(continued from CAFTA-DR Part 1: Poverty and Immigration Implications)
In the face of mounting pressure from transnational corporations and free trade agreements such as CAFTA-DR, Central Americans who produce, distribute, and consume food are finding it increasingly difficult to maintain just and equitable local food systems. In response, small-scale farmers around the world are calling for food sovereignty, the right of communities to healthy, culturally appropriate, and sustainably produced food, and the freedom to determine their own food and agriculture systems.
Instead of growing yields destined for local consumption, CAFTA-DR has led to Central American farmers decreasing the diversification of production, instead concentrating on crops for export. In other words, these farmers are planting what foreign markets wants instead of what their locals need.
Not responding to the needs of the countries in the region, the area’s agricultural sector is concentrating on exports to Europe and the U.S., primarily with big monocultures specializing on products such as coffee, bananas, cane sugar, palm oil, and pineapple. From the 1990s to 2005, local food production—such as rice, beans, and corn—shrank by 50 percent.
Consequently, many households have had to adjust their livelihoods to their new economic reality by focusing on other crops and non-crop activities such as biofuels and tropical products. While undermining local markets, “the diversification of production has been done at the expense of starving the local population to satisfy the demand for tropical products in developed countries”.
Developed countries are promoting the cultivation of biofuel crops, such as palm oil in Guatemala, as a sustainable development project strategy. Yet, this expansion deepens food insecurity in this afflicted region by weakening rural sustainability. When farmers are growing for a global market instead of their neighbors, their home regions become more prone to food insecurity, a real problem in Central America, where chronic malnutrition rates are between 23 and 48 percent.
Major agribusiness corporations and U.S. interests play a major role in these problems. In Central America and other regions around the world, companies such as U.S.-based Monsanto force farmers to become dependent on their company by controlling the supply of seeds. This problem – and the role of CAFTA-DR in this issue – is illustrated by a current food sovereignty struggle facing the people of El Salvador.
As nature created them, seeds provide abundant crops that allow humans to sustain their families, generation after generation. However, seed giant Monsanto sells hybrid seeds that are infertile in the second generation, which means farmers who buy their products cannot save and re-plant seeds from one year to the next.
Monsanto views entities that distribute seeds as competition, and they work against such programs. CAFTA-DR provisions back up their position.
For instance, since 2011, in the Lower Lempa region of El Salvador, cooperatives have been producing certified corn seed for the government’s Family Agriculture Program, which distributes the seed along with fertilizer to 400,000 small-scale farmers throughout the country.The program helps small-scale farmers surmount economic and technical barriers to ensure their families have adequate and nutritious food.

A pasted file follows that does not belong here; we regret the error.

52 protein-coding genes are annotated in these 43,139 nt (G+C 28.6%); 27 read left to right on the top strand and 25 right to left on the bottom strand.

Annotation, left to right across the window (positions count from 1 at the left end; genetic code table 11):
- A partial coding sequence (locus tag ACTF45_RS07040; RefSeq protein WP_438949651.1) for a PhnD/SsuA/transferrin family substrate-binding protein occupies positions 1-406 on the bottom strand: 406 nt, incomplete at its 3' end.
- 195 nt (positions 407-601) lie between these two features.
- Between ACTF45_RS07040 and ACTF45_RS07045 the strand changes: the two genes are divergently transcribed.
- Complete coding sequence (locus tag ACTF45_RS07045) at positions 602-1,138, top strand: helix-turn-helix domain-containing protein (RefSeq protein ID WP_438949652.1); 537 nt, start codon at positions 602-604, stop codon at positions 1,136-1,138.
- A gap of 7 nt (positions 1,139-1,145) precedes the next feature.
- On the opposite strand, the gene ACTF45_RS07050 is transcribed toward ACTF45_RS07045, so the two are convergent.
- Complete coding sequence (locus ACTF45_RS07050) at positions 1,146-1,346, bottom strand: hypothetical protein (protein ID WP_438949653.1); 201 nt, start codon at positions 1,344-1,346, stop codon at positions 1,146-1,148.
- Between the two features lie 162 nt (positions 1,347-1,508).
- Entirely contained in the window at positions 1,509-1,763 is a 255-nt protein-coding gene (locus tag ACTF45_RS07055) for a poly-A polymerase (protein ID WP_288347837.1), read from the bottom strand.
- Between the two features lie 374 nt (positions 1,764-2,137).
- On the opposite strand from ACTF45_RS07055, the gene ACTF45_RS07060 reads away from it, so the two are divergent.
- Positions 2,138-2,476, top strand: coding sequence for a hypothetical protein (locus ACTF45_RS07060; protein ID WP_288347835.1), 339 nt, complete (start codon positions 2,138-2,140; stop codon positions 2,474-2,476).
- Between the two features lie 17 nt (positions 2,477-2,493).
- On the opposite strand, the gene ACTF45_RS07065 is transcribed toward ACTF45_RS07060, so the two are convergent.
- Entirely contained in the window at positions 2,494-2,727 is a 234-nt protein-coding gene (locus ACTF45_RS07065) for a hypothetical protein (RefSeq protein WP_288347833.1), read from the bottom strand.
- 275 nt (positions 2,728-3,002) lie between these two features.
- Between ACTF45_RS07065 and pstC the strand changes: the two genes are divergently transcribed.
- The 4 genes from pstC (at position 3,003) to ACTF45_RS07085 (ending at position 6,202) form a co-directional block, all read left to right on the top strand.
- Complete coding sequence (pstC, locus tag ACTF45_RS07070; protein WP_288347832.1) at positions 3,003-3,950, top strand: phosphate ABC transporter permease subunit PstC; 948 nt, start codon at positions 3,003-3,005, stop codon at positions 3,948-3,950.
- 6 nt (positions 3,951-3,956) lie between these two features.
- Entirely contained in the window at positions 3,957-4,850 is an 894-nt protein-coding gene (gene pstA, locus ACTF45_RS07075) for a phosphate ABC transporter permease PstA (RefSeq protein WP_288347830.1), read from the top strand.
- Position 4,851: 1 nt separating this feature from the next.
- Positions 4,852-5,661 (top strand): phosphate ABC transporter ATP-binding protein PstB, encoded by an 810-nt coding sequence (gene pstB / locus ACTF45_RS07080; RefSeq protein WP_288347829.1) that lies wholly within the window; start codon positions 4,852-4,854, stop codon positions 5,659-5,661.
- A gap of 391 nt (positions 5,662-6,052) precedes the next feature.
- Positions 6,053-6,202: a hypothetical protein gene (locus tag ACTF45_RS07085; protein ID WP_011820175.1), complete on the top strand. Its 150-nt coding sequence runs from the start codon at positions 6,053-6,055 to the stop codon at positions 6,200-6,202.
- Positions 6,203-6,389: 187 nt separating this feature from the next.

The Family Agriculture Program is part of the Salvadoran government’s strategy to promote food sovereignty in a country that has a long history of food insecurity, social conflict, and ecological degradation related to industrial agriculture. It has strengthened the technical ability and capacity of local agricultural cooperatives to cultivate seeds and food so crucial for the food security of the nation and the rural economy.
The seed component of the program has resulted in record corn production since its implementation, and generates more than one million daily wages each year in rural areas where local economies rely almost entirely on agriculture. In 2013, through domestic seed production, the Family Agriculture Program invested $25 million in the Salvadoran economy and the rural cooperatives and associations that supply it.
However, the U.S. Embassy has recently called into question the legality of the seed program, citing section 9.2 of CAFTA. This article stipulates that both international and domestic providers receive equal consideration in the procurement of goods and services. Trade interests have called for the opening of El Salvador’s domestic seed program to greater competition, including traditional ties with Monsanto and its respective subsidiaries.
Despite the success of the Family Agriculture Program’s domestic seed production model, these trade interests continue to pressure the government of El Salvador to open seed procurement away from local, domestic producers in order to move forward with the foreign aid compact.
In the end, we must conclude that large farms – particularly in the U.S., and major corporations such as Monsanto are CAFTA’s big winners. CAFTA-DR has opened channels for agribusiness to profit from heavy-handed tactics that create an impoverished, dependent Central American market on which to prey. We applaud and support those in El Salvador and elsewhere who are fighting for food sovereignty and justice on behalf of their own families and others who are up against the same CAFTA-enhanced predators.
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